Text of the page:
An all-star team comprised of prospects, based on their performance in the minors during the month of June. Monthly all-prospect team archives available here.
C Mike Ohlman • Cardinals
Double-A Springfield (Texas)
Ohlman signed with the Orioles for big money ($995,000) as an 11th-rounder out of the 2009 draft, but aside from a loud 2013 season in which he won the Carolina League batting title, his time in the Baltimore organization mostly underwhelmed. Outside of his one big season, he hit .236 with below-average power in more than 1,400 plate appearances, and he also missed 50 games in 2012 with a drug suspension.
The 24-year-old Ohlman seemingly has revitalized his career in the Cardinals organization this season as he repeats the Double-A level. The Orioles sold him to St. Louis in February when they needed a 40-man roster spot for trade pickup Travis Snider, and the 6-foot-5 righthanded batter produced a 1.059 OPS in June while showing the patience and power that made him so attractive as an amateur.
1B A.J. Reed • Astros
High Class A Lancaster (California)
The BA College Player of the Year as a Kentucky junior in 2014, Reed has had no trouble adjusting to the California League this season. He led all minor leaguers with a 1.046 OPS and 70 RBIs through the end of June, and even after adjusting his production downward for the extremely favorable hitting conditions at Lancaster, Reed still outproduced his first-base peers in June. Leading the minors with a .424 average and .521 on-base percentage went a long way toward that.
2B Kean Wong • Rays
High Class A Charlotte (Florida State)
The younger brother of Cardinals second baseman Kolten Wong, 20-year-old Kean fell to the Rays in the fourth round of the 2013 draft and appears to be cut from a similar cloth as his older brother. A standout hitter for average, lefthanded batter and smooth defender at the keystone, Kean perked up his season batting line with a heady June in which he ranked fifth among minor leaguers with a .389 average.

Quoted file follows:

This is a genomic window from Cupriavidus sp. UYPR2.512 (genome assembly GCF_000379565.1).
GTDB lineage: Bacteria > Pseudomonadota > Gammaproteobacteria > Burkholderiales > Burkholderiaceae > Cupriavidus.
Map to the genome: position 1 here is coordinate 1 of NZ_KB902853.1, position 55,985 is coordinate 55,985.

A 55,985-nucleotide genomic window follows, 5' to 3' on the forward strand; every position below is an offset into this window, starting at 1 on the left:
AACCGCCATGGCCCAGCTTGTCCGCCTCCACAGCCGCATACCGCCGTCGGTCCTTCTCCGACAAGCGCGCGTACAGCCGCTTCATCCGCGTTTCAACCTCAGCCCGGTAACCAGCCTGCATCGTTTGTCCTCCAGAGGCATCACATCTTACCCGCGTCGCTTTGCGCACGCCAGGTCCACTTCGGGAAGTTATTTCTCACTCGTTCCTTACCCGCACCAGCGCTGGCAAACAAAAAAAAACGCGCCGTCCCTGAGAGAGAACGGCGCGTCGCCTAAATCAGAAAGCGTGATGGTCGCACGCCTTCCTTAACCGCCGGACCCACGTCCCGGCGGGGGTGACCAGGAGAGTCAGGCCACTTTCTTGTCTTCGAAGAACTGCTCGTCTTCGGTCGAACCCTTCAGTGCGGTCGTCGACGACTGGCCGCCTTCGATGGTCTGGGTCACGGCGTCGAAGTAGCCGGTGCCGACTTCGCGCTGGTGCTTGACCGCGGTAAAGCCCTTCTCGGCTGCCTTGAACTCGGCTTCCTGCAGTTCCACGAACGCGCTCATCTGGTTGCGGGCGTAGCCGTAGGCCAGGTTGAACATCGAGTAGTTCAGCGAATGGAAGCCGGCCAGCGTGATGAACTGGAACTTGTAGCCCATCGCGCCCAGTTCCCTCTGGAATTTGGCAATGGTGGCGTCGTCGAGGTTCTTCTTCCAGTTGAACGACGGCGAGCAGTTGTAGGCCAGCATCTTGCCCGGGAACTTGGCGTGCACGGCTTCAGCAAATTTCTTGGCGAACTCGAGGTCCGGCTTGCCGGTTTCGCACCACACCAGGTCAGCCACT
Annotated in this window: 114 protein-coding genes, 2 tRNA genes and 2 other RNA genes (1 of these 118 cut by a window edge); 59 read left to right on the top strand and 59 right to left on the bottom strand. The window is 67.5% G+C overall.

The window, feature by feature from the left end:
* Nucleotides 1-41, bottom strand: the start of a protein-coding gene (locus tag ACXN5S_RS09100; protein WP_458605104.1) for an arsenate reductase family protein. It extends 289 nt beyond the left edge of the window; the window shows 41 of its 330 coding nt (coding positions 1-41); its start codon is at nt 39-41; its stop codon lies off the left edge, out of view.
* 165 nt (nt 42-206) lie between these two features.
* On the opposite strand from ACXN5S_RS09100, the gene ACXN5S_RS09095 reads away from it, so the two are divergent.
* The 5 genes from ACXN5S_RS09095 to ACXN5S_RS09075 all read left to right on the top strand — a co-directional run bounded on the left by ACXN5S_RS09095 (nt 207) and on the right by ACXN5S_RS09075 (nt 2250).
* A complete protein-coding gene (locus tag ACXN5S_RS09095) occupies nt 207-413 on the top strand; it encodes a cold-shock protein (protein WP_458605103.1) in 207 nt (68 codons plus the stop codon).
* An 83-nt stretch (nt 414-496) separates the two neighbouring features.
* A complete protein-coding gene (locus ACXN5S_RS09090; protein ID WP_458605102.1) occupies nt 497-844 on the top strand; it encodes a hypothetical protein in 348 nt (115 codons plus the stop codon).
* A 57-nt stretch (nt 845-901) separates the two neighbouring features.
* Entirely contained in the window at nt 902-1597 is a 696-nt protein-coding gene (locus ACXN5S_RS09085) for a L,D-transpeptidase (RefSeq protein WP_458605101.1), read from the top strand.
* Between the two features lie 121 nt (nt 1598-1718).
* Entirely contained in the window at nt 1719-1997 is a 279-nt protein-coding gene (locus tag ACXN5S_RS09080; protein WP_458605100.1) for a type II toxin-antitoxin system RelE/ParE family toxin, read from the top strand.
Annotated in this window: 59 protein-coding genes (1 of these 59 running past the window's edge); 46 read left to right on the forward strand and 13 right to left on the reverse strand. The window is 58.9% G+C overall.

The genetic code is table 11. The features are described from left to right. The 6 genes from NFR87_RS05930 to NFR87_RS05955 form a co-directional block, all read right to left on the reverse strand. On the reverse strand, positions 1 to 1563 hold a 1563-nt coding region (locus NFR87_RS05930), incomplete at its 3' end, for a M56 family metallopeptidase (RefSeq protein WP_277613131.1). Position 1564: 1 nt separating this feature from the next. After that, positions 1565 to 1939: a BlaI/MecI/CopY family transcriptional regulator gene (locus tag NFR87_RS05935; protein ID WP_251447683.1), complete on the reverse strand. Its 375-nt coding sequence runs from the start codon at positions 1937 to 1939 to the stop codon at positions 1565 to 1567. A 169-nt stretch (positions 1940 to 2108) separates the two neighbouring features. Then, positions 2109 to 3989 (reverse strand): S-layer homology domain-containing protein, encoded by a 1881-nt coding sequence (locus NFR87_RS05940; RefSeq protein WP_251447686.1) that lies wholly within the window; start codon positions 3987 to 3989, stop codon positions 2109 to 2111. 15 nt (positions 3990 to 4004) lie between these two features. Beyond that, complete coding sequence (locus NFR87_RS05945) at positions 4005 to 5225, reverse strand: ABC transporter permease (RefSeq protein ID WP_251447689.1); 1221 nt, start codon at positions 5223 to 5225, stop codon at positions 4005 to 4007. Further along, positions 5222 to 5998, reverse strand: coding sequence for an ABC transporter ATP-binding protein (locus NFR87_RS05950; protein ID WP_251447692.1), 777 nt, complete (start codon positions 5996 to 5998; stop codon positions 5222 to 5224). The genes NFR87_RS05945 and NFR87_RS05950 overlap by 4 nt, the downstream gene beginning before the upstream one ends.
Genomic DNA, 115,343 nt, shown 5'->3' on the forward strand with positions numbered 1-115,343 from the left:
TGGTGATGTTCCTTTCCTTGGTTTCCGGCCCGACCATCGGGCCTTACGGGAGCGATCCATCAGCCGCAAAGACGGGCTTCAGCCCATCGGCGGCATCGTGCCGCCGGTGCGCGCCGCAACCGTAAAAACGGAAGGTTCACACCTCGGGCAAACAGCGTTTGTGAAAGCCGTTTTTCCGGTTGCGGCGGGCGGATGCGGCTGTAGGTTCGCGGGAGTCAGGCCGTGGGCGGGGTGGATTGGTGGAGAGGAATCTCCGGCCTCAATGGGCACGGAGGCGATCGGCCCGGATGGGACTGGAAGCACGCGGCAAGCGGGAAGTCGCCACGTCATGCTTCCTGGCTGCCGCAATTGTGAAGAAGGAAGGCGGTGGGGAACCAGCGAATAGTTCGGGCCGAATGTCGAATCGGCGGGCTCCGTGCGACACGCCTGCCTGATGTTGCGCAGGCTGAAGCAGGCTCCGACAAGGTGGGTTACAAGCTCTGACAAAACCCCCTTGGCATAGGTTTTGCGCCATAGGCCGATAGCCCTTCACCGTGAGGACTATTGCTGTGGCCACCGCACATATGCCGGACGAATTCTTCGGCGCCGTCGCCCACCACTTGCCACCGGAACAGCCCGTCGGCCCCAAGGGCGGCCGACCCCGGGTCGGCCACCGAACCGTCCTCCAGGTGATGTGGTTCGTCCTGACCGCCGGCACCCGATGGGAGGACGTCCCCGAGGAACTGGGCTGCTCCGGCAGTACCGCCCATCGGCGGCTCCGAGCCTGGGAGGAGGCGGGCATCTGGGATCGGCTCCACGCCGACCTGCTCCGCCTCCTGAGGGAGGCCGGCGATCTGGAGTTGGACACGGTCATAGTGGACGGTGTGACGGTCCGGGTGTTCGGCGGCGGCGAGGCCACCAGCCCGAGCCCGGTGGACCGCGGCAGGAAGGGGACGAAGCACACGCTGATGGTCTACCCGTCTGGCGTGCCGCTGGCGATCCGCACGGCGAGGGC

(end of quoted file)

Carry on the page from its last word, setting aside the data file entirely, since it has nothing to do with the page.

3B Miguel Sano • Twins
Double-A Chattanooga (Southern)
Sano missed the entire 2014 season—plus winter ball—after having Tommy John surgery during spring training, but that lost development time is not apparent from his production in the Southern League in 2015. In June, he showcased the same immense power (.316 isolated power) and strong batting eye (13.7 percent walk rate) that made him one of the finest prospects in the land, which coupled with a tempered strikeout rate of 21 percent prompted the Twins to call him up in July.
SS Ozzie Albies • Braves
Low Class A Rome (South Atlantic)
The Curacao-born Albies may stand just 5-foot-9, but his résumé for hitting in pro ball casts a long shadow. The fleet-footed switch-hitter batted .364 at two Rookie-level stops in 2014 and this season led the minors with 99 hits through the end of June, which he spent as one of only a handful of 18-year-old position regulars in the South Atlantic League.
OF Michael Conforto • Mets
Double-A Binghamton (Eastern)
The 10th overall pick in 2014, Conforto leveled the Florida State League in April and May before earning a promotion to Binghamton. Despite weathering a strikeout rate that increased from 13 percent to 21 percent with the jump, no Eastern League batter connected for more extra-base hits (13) in June than Conforto, who adapted quickly to the Double-A level by hitting .340 with a .951 OPS in 26 games.
OF Max Kepler • Twins
Double-A Chattanooga (Southern)